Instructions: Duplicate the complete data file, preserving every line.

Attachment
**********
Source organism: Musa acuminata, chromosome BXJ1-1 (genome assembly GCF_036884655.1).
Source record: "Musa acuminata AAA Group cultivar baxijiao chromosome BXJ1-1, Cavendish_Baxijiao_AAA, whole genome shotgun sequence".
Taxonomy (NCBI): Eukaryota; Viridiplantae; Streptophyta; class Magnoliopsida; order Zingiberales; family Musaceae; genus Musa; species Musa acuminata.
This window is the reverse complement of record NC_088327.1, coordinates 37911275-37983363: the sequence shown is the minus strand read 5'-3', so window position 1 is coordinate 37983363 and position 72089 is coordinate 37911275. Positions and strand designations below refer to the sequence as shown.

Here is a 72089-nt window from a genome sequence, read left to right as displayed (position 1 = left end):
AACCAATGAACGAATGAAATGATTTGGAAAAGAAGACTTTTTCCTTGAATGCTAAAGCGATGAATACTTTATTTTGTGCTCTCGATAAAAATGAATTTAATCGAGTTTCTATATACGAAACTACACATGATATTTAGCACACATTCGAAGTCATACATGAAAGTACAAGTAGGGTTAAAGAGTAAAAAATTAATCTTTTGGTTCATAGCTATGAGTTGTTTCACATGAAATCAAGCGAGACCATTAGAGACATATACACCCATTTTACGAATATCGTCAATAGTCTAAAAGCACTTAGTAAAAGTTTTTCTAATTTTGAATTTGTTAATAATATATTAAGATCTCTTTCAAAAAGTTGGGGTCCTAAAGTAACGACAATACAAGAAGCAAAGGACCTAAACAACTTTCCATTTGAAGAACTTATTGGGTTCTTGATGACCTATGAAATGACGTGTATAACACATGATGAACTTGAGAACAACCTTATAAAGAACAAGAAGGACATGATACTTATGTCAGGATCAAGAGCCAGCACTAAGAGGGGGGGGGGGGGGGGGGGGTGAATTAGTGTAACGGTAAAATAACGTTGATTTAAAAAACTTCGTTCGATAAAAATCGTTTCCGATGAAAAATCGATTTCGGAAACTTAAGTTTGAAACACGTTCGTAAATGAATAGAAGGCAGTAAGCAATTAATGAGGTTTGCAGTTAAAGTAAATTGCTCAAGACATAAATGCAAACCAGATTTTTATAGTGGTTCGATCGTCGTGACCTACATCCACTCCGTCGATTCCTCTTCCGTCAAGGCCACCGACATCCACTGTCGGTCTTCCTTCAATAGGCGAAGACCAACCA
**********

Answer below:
Source organism: Musa acuminata, chromosome BXJ1-1 (genome assembly GCF_036884655.1).
Source record: "Musa acuminata AAA Group cultivar baxijiao chromosome BXJ1-1, Cavendish_Baxijiao_AAA, whole genome shotgun sequence".
Taxonomy (NCBI): Eukaryota; Viridiplantae; Streptophyta; class Magnoliopsida; order Zingiberales; family Musaceae; genus Musa; species Musa acuminata.
This window is the reverse complement of record NC_088327.1, coordinates 37911275-37983363: the sequence shown is the minus strand read 5'-3', so window position 1 is coordinate 37983363 and position 72089 is coordinate 37911275. Positions and strand designations below refer to the sequence as shown.

Here is a 72089-nt window from a genome sequence, read left to right as displayed (position 1 = left end):
AACCAATGAACGAATGAAATGATTTGGAAAAGAAGACTTTTTCCTTGAATGCTAAAGCGATGAATACTTTATTTTGTGCTCTCGATAAAAATGAATTTAATCGAGTTTCTATATACGAAACTACACATGATATTTAGCACACATTCGAAGTCATACATGAAAGTACAAGTAGGGTTAAAGAGTAAAAAATTAATCTTTTGGTTCATAGCTATGAGTTGTTTCACATGAAATCAAGCGAGACCATTAGAGACATATACACCCATTTTACGAATATCGTCAATAGTCTAAAAGCACTTAGTAAAAGTTTTTCTAATTTTGAATTTGTTAATAATATATTAAGATCTCTTTCAAAAAGTTGGGGTCCTAAAGTAACGACAATACAAGAAGCAAAGGACCTAAACAACTTTCCATTTGAAGAACTTATTGGGTTCTTGATGACCTATGAAATGACGTGTATAACACATGATGAACTTGAGAACAACCTTATAAAGAACAAGAAGGACATGATACTTATGTCAGGATCAAGAGCCAGCACTAAGAGGGGGGGGGGGGGGGGGGGGTGAATTAGTGTAACGGTAAAATAACGTTGATTTAAAAAACTTCGTTCGATAAAAATCGTTTCCGATGAAAAATCGATTTCGGAAACTTAAGTTTGAAACACGTTCGTAAATGAATAGAAGGCAGTAAGCAATTAATGAGGTTTGCAGTTAAAGTAAATTGCTCAAGACATAAATGCAAACCAGATTTTTATAGTGGTTCGATCGTCGTGACCTACATCCACTCCGTCGATTCCTCTTCCGTCAAGGCCACCGACATCCACTGTCGGTCTTCCTTCAATAGGCGAAGACCAACCA